25 March 2013

Obesity not a disability but...

In Walker v Sita Information Networking Computing Ltd the Employment Appeal Tribunal (EAT) overturned the finding of the employment tribunal and found W to be disabled.

The Employment Judge had found that W was not disabled because he could not identify a specific physical or mental condition. Evidence of the occupational health doctor was that there was no pathological process but rather there was a functional/behavioural issue. The appeal before the EAT was whether obesity is an impairment.

W suffered from asthma, knee problems, diabetes, high blood pressure, chronic fatigue syndrome, bowel and stomach problems, anxiety and depression, persistent cough and sacroiliac joint pains (an abbreviated list) which were all genuine and accepted by S. These conditions were, in part, a function of W being obese - he weighed 21½ stone (137 kgs).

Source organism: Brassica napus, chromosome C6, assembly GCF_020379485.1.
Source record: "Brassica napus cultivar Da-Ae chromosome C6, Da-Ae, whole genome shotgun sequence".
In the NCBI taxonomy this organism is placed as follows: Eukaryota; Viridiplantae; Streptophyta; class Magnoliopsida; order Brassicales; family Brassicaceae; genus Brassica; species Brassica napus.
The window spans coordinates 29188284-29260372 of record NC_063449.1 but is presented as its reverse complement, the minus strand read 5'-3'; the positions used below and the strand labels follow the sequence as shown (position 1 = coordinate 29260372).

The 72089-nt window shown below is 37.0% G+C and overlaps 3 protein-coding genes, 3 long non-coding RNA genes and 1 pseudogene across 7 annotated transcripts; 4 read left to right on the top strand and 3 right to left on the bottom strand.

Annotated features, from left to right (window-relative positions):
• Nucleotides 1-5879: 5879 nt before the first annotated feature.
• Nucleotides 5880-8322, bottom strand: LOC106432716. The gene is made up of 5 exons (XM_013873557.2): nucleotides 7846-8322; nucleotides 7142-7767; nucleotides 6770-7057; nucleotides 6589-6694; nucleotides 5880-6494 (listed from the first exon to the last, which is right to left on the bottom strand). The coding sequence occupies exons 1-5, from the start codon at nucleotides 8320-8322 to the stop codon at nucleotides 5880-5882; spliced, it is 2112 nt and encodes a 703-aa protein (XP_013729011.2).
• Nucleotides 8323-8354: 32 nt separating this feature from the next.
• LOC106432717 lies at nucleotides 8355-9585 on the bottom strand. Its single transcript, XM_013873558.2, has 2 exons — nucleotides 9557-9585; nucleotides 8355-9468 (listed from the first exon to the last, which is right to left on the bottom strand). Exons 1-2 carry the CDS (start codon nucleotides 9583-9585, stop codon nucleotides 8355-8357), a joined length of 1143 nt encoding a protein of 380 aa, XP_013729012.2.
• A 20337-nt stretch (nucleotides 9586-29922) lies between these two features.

The EAT stated that the absence of an apparent cause is not a legal but an evidential matter. The Equality Act 2010 does not require a focus on the cause of the impairment. The EAT went on to state that someone is not disabled because they are obese but it may make it more likely that they are disabled. Someone determined to lose weight within 12 months may not meet the definition.

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